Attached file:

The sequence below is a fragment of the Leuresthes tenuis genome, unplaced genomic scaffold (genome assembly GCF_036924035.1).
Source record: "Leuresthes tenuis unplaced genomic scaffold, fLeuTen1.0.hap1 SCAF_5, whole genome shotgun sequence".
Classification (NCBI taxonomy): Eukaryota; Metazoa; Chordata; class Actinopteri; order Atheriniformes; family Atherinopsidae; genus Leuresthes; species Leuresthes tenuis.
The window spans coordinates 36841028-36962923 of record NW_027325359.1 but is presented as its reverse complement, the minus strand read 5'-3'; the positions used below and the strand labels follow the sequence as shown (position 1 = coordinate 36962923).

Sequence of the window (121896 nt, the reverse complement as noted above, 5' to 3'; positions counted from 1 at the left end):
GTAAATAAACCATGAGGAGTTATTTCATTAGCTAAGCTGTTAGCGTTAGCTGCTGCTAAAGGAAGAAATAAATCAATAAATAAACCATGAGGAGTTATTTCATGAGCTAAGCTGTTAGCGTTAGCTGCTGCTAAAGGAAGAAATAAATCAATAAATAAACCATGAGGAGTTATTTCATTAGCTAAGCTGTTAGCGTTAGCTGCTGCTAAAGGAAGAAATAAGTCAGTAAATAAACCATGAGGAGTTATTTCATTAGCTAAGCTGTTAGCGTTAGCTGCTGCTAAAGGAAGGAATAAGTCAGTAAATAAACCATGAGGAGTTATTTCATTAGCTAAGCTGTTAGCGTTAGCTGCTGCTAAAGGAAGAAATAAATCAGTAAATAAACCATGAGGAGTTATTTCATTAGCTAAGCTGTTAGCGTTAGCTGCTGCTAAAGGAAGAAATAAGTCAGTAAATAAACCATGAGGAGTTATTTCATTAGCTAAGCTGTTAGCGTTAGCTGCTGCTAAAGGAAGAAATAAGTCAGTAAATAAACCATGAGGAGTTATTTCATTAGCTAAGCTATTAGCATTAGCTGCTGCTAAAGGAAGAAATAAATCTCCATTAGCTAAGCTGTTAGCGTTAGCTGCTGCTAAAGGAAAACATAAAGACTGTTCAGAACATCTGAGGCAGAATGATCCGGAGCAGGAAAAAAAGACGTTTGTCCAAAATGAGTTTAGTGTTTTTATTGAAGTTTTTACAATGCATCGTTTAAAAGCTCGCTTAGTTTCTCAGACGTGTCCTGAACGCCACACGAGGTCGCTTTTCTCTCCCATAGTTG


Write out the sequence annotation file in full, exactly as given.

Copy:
The sequence below is a fragment of the Leuresthes tenuis genome, unplaced genomic scaffold (genome assembly GCF_036924035.1).
Source record: "Leuresthes tenuis unplaced genomic scaffold, fLeuTen1.0.hap1 SCAF_5, whole genome shotgun sequence".
Classification (NCBI taxonomy): Eukaryota; Metazoa; Chordata; class Actinopteri; order Atheriniformes; family Atherinopsidae; genus Leuresthes; species Leuresthes tenuis.
The window spans coordinates 36841028-36962923 of record NW_027325359.1 but is presented as its reverse complement, the minus strand read 5'-3'; the positions used below and the strand labels follow the sequence as shown (position 1 = coordinate 36962923).

Sequence of the window (121896 nt, the reverse complement as noted above, 5' to 3'; positions counted from 1 at the left end):
GTAAATAAACCATGAGGAGTTATTTCATTAGCTAAGCTGTTAGCGTTAGCTGCTGCTAAAGGAAGAAATAAATCAATAAATAAACCATGAGGAGTTATTTCATGAGCTAAGCTGTTAGCGTTAGCTGCTGCTAAAGGAAGAAATAAATCAATAAATAAACCATGAGGAGTTATTTCATTAGCTAAGCTGTTAGCGTTAGCTGCTGCTAAAGGAAGAAATAAGTCAGTAAATAAACCATGAGGAGTTATTTCATTAGCTAAGCTGTTAGCGTTAGCTGCTGCTAAAGGAAGGAATAAGTCAGTAAATAAACCATGAGGAGTTATTTCATTAGCTAAGCTGTTAGCGTTAGCTGCTGCTAAAGGAAGAAATAAATCAGTAAATAAACCATGAGGAGTTATTTCATTAGCTAAGCTGTTAGCGTTAGCTGCTGCTAAAGGAAGAAATAAGTCAGTAAATAAACCATGAGGAGTTATTTCATTAGCTAAGCTGTTAGCGTTAGCTGCTGCTAAAGGAAGAAATAAGTCAGTAAATAAACCATGAGGAGTTATTTCATTAGCTAAGCTATTAGCATTAGCTGCTGCTAAAGGAAGAAATAAATCTCCATTAGCTAAGCTGTTAGCGTTAGCTGCTGCTAAAGGAAAACATAAAGACTGTTCAGAACATCTGAGGCAGAATGATCCGGAGCAGGAAAAAAAGACGTTTGTCCAAAATGAGTTTAGTGTTTTTATTGAAGTTTTTACAATGCATCGTTTAAAAGCTCGCTTAGTTTCTCAGACGTGTCCTGAACGCCACACGAGGTCGCTTTTCTCTCCCATAGTTG